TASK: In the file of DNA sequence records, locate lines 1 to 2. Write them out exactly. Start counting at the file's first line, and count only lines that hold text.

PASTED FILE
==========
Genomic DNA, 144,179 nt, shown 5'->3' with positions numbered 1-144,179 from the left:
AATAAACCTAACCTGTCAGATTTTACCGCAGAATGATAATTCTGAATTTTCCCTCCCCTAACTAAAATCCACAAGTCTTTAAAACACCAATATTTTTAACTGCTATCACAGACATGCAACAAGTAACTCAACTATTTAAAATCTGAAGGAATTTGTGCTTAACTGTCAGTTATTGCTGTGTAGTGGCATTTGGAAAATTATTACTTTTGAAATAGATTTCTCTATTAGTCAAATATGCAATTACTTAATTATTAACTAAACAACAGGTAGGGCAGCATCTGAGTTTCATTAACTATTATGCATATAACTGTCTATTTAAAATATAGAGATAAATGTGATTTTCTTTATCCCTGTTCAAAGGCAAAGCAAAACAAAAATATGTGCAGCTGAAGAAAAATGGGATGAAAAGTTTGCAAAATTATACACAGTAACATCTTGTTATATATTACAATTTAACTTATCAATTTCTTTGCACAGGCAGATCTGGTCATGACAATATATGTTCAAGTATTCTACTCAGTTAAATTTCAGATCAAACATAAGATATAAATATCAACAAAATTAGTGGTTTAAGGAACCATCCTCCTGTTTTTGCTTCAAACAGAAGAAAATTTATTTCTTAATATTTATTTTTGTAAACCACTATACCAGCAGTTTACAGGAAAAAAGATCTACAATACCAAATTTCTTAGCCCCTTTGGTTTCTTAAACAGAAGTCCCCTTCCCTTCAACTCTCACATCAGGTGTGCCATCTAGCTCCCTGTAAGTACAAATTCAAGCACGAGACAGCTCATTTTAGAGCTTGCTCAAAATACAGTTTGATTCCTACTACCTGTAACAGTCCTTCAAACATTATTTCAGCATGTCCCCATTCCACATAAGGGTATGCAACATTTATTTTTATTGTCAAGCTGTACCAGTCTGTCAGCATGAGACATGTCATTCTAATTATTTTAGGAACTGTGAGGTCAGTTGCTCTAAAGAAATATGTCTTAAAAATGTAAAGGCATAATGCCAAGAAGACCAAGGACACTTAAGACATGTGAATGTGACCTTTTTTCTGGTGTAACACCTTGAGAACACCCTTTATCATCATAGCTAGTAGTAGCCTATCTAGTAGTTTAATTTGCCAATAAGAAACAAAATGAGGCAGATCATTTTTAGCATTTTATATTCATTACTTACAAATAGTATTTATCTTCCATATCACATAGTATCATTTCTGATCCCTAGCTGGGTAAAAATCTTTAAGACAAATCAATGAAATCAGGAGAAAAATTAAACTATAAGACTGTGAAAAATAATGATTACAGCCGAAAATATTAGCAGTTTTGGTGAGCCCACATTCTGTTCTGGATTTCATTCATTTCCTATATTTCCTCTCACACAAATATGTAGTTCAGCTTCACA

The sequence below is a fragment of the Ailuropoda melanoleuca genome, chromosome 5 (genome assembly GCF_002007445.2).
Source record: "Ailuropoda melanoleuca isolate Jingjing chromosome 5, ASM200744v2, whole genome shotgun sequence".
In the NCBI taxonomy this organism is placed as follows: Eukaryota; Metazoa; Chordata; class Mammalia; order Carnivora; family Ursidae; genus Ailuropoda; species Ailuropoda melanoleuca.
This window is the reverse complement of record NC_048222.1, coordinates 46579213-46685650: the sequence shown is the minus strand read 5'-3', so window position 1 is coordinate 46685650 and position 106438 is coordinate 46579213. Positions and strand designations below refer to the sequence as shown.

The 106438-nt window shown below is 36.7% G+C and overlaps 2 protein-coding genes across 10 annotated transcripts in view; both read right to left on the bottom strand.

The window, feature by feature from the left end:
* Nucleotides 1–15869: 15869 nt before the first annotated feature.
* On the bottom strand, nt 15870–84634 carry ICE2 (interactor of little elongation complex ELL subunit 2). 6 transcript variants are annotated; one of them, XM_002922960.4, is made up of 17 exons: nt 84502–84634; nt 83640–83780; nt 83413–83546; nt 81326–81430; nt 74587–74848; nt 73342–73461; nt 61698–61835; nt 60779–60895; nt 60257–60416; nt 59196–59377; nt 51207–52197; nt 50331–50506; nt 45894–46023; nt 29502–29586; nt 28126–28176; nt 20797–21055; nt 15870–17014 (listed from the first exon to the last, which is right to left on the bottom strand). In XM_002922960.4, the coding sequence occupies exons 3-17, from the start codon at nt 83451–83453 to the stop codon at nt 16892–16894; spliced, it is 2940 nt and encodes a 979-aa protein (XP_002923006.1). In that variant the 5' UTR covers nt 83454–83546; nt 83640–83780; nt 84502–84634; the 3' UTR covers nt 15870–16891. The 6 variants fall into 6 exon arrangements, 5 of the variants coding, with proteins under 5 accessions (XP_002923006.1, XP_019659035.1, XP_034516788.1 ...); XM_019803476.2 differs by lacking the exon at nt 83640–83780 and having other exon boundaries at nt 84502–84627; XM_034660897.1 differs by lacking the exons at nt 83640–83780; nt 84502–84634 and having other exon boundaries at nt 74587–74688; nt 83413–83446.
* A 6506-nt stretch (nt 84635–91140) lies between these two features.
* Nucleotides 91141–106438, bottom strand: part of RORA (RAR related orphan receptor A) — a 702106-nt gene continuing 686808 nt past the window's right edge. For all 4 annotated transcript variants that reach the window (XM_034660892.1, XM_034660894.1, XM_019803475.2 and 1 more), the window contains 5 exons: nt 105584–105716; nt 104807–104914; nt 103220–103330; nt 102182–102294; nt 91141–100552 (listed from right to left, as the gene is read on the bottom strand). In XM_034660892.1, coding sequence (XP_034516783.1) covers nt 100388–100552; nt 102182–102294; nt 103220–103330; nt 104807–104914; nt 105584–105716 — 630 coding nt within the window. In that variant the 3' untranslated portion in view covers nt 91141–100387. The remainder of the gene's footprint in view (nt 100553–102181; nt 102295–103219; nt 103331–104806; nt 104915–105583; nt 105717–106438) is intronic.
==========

Genomic DNA, 144,179 nt, shown 5'->3' with positions numbered 1-144,179 from the left:
AATAAACCTAACCTGTCAGATTTTACCGCAGAATGATAATTCTGAATTTTCCCTCCCCTAACTAAAATCCACAAGTCTTTAAAACACCAATATTTTTAACTGCTATCACAGACATGCAACAAGTAACTCAACTATTTAAAATCTGAAGGAATTTGTGCTTAACTGTCAGTTATTGCTGTGTAGTGGCATTTGGAAAATTATTACTTTTGAAATAGATTTCTCTATTAGTCAAATATGCAATTACTTAATTATTAACTAAACAACAGGTAGGGCAGCATCTGAGTTTCATTAACTATTATGCATATAACTGTCTATTTAAAATATAGAGATAAATGTGATTTTCTTTATCCCTGTTCAAAGGCAAAGCAAAACAAAAATATGTGCAGCTGAAGAAAAATGGGATGAAAAGTTTGCAAAATTATACACAGTAACATCTTGTTATATATTACAATTTAACTTATCAATTTCTTTGCACAGGCAGATCTGGTCATGACAATATATGTTCAAGTATTCTACTCAGTTAAATTTCAGATCAAACATAAGATATAAATATCAACAAAATTAGTGGTTTAAGGAACCATCCTCCTGTTTTTGCTTCAAACAGAAGAAAATTTATTTCTTAATATTTATTTTTGTAAACCACTATACCAGCAGTTTACAGGAAAAAAGATCTACAATACCAAATTTCTTAGCCCCTTTGGTTTCTTAAACAGAAGTCCCCTTCCCTTCAACTCTCACATCAGGTGTGCCATCTAGCTCCCTGTAAGTACAAATTCAAGCACGAGACAGCTCATTTTAGAGCTTGCTCAAAATACAGTTTGATTCCTACTACCTGTAACAGTCCTTCAAACATTATTTCAGCATGTCCCCATTCCACATAAGGGTATGCAACATTTATTTTTATTGTCAAGCTGTACCAGTCTGTCAGCATGAGACATGTCATTCTAATTATTTTAGGAACTGTGAGGTCAGTTGCTCTAAAGAAATATGTCTTAAAAATGTAAAGGCATAATGCCAAGAAGACCAAGGACACTTAAGACATGTGAATGTGACCTTTTTTCTGGTGTAACACCTTGAGAACACCCTTTATCATCATAGCTAGTAGTAGCCTATCTAGTAGTTTAATTTGCCAATAAGAAACAAAATGAGGCAGATCATTTTTAGCATTTTATATTCATTACTTACAAATAGTATTTATCTTCCATATCACATAGTATCATTTCTGATCCCTAGCTGGGTAAAAATCTTTAAGACAAATCAATGAAATCAGGAGAAAAATTAAACTATAAGACTGTGAAAAATAATGATTACAGCCGAAAATATTAGCAGTTTTGGTGAGCCCACATTCTGTTCTGGATTTCATTCATTTCCTATATTTCCTCTCACACAAATATGTAGTTCAGCTTCACA